You can also create a completely new Material directly from a Shader! StereoKit does keep the default Shaders around in the Shader class for this purpose, but you can also use Shader.FromFile to load a pre-compiled shader file, and use that instead. More on that in the Shader guide (coming soon).

Material shaderMaterial;

void InitShaderMaterial()
	// Instead of copying Material.Default, we're creating a completely new
	// Material directly from a Shader.
	shaderMaterial = new Material(Shader.Default);

	// Make it just slightly transparent
	shaderMaterial.Transparency = Transparency.Blend;
	shaderMaterial[MatParamName.ColorTint] = new Color(1, 1, 1, 0.9f);
void StepShaderMaterial()
	Mesh.Sphere.Draw(shaderMaterial, Matrix.T(0,2,0));

Material from a Shader It’s a spooky circle now.

Environment and Lighting

StereoKit’s default lighting system is entirely based on environment lighting! This can drastically affect how a material looks, so choosing the right lighting can make a big difference in how your content looks. Here’s a simple white sphere again, but with a more complex lighting than the default white room.

Interesting lighting

You can change the environment lighting with a nice cubemap, check out the Renderer.SkyLight property for a nice example of how to do this!

Materials and Performance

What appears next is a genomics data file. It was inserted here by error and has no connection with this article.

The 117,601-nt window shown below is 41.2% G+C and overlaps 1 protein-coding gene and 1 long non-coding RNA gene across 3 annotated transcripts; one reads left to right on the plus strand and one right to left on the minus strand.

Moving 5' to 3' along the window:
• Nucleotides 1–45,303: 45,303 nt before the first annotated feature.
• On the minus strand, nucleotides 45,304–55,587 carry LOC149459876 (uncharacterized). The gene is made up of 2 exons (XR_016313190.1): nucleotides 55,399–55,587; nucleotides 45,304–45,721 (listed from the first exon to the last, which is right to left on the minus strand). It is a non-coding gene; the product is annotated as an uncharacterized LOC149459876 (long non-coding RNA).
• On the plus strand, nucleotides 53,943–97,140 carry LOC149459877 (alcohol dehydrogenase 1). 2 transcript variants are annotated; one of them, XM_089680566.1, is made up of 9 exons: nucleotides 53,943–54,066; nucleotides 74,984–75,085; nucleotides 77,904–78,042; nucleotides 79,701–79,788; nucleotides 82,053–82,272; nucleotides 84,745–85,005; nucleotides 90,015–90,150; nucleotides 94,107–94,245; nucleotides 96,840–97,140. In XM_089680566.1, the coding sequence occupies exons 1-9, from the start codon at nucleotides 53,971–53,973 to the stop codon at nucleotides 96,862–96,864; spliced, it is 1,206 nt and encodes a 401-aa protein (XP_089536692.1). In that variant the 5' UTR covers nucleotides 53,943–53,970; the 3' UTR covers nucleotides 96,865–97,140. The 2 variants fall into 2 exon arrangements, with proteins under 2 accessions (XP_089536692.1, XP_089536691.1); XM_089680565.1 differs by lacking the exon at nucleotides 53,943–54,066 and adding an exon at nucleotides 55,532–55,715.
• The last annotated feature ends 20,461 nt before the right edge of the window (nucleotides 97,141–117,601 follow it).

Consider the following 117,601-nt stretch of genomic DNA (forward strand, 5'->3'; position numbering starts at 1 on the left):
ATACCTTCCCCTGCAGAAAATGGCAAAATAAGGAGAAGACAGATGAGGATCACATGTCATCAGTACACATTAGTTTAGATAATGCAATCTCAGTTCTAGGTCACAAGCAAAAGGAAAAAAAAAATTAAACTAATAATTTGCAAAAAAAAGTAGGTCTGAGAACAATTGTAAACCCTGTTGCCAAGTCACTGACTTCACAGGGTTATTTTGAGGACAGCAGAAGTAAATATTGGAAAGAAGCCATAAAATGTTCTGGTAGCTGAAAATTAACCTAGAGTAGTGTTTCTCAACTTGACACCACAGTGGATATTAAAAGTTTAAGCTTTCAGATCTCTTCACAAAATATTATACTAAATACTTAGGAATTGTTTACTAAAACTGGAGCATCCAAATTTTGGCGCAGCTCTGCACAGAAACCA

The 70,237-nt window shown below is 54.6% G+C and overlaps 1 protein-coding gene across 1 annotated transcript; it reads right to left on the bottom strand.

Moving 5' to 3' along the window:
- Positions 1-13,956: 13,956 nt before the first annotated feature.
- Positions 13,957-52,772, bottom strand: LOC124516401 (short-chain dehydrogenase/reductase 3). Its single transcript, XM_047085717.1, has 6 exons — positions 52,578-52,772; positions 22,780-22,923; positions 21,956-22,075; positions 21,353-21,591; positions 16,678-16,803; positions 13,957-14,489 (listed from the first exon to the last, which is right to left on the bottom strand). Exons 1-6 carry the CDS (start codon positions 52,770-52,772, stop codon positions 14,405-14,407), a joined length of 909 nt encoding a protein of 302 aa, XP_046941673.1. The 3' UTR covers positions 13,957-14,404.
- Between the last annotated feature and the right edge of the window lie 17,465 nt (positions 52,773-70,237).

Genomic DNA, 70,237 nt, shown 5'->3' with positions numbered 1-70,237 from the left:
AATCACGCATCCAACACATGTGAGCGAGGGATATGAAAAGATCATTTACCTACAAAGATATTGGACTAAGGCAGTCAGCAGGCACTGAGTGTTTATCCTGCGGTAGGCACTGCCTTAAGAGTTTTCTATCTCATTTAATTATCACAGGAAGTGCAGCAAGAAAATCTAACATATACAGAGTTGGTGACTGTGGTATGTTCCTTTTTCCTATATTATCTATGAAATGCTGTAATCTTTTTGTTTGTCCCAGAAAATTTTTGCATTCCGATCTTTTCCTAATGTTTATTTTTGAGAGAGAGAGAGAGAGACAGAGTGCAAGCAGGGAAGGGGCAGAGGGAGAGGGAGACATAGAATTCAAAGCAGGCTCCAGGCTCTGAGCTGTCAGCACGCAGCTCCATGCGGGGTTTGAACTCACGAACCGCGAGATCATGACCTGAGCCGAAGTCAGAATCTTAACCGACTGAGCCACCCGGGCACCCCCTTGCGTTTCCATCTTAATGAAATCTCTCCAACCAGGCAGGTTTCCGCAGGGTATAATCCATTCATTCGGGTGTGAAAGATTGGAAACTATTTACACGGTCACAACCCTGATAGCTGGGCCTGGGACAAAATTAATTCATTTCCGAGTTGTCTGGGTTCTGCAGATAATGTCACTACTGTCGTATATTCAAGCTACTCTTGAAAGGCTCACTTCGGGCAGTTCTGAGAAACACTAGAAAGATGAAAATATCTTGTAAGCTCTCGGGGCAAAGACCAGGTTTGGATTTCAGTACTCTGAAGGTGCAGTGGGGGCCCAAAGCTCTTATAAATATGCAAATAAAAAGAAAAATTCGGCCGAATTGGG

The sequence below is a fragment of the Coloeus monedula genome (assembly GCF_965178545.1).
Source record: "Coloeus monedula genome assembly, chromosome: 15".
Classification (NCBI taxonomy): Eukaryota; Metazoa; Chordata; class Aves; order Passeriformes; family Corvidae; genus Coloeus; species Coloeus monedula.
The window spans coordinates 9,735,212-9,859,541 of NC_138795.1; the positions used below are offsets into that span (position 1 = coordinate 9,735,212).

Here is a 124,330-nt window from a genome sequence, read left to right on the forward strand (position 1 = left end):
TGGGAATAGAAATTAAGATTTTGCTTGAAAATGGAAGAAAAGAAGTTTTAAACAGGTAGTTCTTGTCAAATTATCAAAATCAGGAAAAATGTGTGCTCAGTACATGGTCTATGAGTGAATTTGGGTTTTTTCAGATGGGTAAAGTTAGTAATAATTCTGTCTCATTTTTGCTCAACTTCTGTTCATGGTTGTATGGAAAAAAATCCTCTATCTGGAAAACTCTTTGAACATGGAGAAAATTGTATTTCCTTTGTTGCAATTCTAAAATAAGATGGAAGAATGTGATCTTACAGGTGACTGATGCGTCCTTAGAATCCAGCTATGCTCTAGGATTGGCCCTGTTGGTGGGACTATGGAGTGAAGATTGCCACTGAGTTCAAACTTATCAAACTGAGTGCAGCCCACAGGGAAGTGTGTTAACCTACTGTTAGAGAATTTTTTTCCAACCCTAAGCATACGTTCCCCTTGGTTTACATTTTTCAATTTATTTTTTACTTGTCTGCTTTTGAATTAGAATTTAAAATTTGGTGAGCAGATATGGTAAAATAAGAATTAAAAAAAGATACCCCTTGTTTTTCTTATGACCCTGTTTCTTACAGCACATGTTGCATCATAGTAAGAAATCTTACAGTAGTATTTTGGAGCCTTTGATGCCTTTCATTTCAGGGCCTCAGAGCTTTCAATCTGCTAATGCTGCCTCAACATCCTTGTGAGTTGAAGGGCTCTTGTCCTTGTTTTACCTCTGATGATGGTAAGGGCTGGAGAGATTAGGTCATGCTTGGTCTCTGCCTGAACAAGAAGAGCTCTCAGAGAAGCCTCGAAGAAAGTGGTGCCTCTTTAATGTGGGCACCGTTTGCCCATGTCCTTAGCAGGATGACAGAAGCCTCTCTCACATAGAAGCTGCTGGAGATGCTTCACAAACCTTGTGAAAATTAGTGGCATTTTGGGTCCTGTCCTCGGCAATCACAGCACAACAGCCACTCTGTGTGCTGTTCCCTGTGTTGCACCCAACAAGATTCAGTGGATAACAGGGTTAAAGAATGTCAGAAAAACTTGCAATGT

Since Materials are responsible for drawing everything on the screen, they have a big impact on GPU side performance! If you check your device’s performance monitor and see the GPU maxed out at 100% all the time, it’s a good moment to take a peek at how you’re working with Materials.

The first rule is that fewer Materials means better GPU utilization. GPUs don’t like switching between Shaders or even Material parameters, so if you can re-use a Material safely, you should! StereoKit does a great job of batching draw calls together to reduce this switching, but this is only effective at boosting performance if Materials are getting re-used.

The next rule is that simpler Shaders are faster. Material.Unlit is just about the fastest Material you can have, followed closely by Material.Default! Material.PBR looks great, but does a lot of work to look good. It’s very fast compared to many other PBR shaders, and quite suitable even on mobile VR headsets, but if you don’t need it, use something faster!

And lastly, small textures are faster than large ones. Textures get sampled a lot during rendering, which means moving around lots of texture memory! Remember that halving a texture’s size can reduce memory by a factor of 4!

It often helps to just see how long a draw call takes! For this, I like to use RenderDoc’s timing feature. RenderDoc works quite nicely with StereoKit’s flatscreen mode, and while this isn’t a perfect representation of performance on mobile devices, it’s a solid reference point.

A Look at the Defaults

StereoKit strives to cover the basics for you, and Materials are no exception! You’ll find a collection of Materials and Shaders that are designed to be performant and good looking on mobile XR headsets, and should cover the majority of use-cases. Here’s a sampling, and check the docs for each one to see what properties they support!


Material.Default preview


Material.Unlit preview


Material.PBR preview


Material.UI preview


Material.UIBox preview

Found an issue with these docs, or have some additional questions? Create an Issue on Github!